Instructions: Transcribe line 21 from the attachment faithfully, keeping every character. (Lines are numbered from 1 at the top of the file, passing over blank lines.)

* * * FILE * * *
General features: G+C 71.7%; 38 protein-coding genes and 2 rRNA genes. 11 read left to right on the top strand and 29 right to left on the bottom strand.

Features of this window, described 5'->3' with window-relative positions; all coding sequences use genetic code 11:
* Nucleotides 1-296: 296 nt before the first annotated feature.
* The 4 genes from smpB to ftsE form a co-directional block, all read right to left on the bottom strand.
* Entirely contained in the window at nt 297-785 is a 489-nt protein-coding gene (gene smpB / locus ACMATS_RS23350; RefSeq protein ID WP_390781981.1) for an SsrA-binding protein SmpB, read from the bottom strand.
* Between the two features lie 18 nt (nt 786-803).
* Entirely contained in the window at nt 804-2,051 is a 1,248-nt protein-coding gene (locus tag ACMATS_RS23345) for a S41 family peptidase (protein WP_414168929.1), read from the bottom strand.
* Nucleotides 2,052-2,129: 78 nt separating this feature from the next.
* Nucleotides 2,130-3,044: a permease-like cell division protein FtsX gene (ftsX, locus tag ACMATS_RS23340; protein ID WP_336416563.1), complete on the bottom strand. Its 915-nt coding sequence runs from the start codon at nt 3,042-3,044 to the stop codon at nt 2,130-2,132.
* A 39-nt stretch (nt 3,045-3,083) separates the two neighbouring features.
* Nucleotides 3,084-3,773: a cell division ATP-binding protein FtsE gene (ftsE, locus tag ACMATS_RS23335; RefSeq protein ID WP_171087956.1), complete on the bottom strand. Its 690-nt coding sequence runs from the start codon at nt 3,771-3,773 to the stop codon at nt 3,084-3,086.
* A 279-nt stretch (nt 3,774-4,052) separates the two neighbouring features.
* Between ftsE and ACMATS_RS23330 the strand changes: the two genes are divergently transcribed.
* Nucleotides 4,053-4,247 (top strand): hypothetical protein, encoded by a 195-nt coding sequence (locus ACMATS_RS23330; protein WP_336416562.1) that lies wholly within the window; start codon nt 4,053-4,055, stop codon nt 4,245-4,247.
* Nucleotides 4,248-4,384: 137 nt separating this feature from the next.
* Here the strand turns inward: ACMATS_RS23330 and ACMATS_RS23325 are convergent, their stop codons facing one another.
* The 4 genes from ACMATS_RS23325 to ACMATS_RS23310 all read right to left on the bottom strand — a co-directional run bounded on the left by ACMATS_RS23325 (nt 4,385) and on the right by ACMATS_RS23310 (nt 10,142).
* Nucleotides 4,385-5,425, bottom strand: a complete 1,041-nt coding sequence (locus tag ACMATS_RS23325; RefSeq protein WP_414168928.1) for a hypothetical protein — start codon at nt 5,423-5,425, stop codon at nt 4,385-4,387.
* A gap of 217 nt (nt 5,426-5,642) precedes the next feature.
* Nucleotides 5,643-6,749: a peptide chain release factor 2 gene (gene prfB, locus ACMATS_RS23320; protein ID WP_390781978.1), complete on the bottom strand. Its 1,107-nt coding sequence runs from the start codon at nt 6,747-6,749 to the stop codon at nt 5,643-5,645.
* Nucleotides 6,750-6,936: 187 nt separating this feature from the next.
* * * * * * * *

* Nucleotides 6,750-6,936: 187 nt separating this feature from the next.